We are currently experiencing an error with this video. Our team is working to resolve the issue.

Watch Music & the Spoken Word each week. Subscribe on YouTube today!

May 7, 2023 - #4886 Music & the Spoken Word

The Music & the Spoken Word broadcast airs live via TV, radio, and internet stream on Sunday at 9:30 a.m. mountain time. For information on other airtimes, visit “Airing Schedules” at


Conductors: Mack Wilberg
Organist: Brian Mathias
Announcer: Lloyd D. Newell

“Let There Be Light!”
Music: Gilbert M. Martin
Lyrics: John Marriott

“There Is Sunshine in My Soul Today”1
Music: John R. Sweney
Lyrics: Eliza E. Hewitt
Arrangement: Mack Wilberg

“Finale, from Symphony no. 6” (organ solo)
Music: Charles-Marie Widor

“How Bright Is the Day”2
American folk hymn
Arrangement: Mack Wilberg

“You’ll Never Walk Alone,” from Carousel 3
Music: Richard Rodgers
Lyrics: Oscar Hammerstein II
Arrangement: Arthur Harris

“As a Shepherd”4
Music: Mack Wilberg
Lyrics: David Warner

“I Believe in Christ”5
Music: John Longhurst
Lyrics: Bruce R. McConkie
Arrangement: Mack Wilberg

  1. From the albums Then Sings My Soul and This Is the Christ.
  2. From the album Come, Thou Fount of Every Blessing.
  3. From the album Showtime.
  4. From the album Tree of Life.
  5. From the albums Consider the Lilies, Called to Serve, and This Is the Christ.

The Spoken Word

The Sheepfold of God

Recorded in Wales, June 12, 2022
Lloyd D. Newell

Three times as many sheep as people live here in the beautiful country of Wales!1  Sheep are simply part of the landscape. Most every day, on the hillsides and along the roads, sheep follow their shepherds, a few of them wandering astray perhaps, but all of them—hopefully—finding their way back to the fold. Gazing at the Welsh countryside, you can’t help but ponder the symbolism of sheep, green pastures, and the Good Shepherd.

It would be wonderful if life were always as green and nourishing as these pastures. Unfortunately, our journey takes us through barren deserts and cold winters. As the scriptures correctly observe, “all we like sheep have gone astray.”But it’s also true that all we, like sheep, have a shepherd. With His gentle, familiar voice,3 the Good Shepherd leads us “beside the still waters.”4

The words of the great English poet William Blake seem to fit perfectly in this beautiful setting:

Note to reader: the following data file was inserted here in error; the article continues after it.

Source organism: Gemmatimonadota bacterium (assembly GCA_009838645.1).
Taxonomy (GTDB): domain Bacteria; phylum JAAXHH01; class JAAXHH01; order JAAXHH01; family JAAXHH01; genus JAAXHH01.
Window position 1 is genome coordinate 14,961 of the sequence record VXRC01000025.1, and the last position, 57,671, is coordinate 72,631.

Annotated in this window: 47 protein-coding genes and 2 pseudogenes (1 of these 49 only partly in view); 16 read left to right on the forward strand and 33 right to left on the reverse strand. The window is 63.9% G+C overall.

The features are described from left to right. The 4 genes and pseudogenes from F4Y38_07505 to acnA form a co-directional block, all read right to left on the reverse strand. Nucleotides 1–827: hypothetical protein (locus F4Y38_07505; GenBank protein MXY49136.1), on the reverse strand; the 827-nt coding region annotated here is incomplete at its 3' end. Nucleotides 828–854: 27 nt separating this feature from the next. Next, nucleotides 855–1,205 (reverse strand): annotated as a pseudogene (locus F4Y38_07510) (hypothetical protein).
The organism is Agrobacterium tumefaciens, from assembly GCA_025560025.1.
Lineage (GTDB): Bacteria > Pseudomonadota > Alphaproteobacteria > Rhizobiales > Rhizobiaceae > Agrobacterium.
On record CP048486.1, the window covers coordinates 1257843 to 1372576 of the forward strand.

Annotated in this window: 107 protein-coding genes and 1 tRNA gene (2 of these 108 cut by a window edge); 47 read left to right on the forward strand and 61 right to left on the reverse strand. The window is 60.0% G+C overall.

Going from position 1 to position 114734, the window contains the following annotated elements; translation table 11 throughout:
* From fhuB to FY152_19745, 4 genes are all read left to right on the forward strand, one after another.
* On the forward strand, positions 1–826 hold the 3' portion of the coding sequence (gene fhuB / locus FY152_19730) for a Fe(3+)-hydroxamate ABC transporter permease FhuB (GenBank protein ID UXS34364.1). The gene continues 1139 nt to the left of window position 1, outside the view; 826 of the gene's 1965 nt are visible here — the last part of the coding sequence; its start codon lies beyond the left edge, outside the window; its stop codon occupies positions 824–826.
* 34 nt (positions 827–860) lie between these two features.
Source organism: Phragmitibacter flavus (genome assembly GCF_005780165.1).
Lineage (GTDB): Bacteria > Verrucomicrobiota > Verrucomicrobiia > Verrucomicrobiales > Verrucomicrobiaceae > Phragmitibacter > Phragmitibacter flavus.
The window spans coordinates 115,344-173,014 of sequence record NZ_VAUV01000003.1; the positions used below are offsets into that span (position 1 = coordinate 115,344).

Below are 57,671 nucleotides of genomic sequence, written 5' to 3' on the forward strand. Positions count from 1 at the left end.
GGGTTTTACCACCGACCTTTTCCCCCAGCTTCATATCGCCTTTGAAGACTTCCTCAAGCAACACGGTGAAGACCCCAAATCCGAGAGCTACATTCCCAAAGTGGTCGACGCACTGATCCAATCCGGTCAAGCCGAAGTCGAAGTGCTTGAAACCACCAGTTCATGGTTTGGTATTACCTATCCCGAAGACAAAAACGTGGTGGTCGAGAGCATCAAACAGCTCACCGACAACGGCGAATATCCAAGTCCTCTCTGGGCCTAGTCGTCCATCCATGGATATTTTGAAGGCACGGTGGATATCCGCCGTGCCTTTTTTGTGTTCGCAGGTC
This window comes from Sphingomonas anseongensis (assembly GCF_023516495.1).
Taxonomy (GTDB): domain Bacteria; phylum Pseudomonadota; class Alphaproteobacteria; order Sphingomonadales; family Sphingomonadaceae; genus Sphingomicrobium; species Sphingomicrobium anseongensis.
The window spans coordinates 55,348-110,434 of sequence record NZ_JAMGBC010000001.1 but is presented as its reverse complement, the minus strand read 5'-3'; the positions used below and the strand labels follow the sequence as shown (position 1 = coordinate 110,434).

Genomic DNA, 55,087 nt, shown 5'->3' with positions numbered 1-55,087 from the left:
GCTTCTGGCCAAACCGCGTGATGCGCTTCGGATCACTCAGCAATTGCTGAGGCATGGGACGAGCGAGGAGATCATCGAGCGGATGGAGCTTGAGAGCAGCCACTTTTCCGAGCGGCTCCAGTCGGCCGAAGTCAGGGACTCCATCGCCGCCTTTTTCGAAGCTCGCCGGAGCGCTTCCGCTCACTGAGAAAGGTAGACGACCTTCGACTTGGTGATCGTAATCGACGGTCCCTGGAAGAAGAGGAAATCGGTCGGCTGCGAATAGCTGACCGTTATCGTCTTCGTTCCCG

Little lamb, who made thee?
Dost thou know who made thee,
Gave thee life and bid thee feed
By the stream and o’er the mead;
Gave thee clothing of delight,
Softest clothing, woolly, bright;
Gave thee such a tender voice
Making all the vales rejoice?5

And when we do wander off, the Good Shepherd comes to our rescue, for He cares as much about the one who strays as He does about the ninety and nine who stay. He never gives up on us. And when we are found, He carries us to safety, rejoicing in our recovery and welcoming us back to the fold.6 What does He ask in return for such goodness and grace? He invites us to feed His sheep,7 to help others find their way home too.8

What makes this invitation even more meaningful is the fact that our Good Shepherd is also the Lamb of God. He knows the way to peace and safety because He has walked, as we must, “through the valley of the shadow of death”9 and emerged victorious. He knows what it’s like to be a lamb like us.

William Blake’s poem says it this way:

Little lamb, who made thee? …
Little lamb I’ll tell thee.
He is called by thy name,
For He calls himself a Lamb.10

  1. See “Sheep Now Outnumber People Three to One in Wales,” Independent, Dec. 19, 2016,
  2. Isaiah 53:6.
  3. See John 10:27.
  4. Psalm 23:2.
  5. William Blake, “The Lamb,” in Songs of Innocence and Experience (1866), 8.
  6. See Luke 15:3–7.
  7. See John 21:16.
  8. See Hebrews 12:12.
  9. Psalm 23:4.
  10. Blake, “The Lamb,” 8.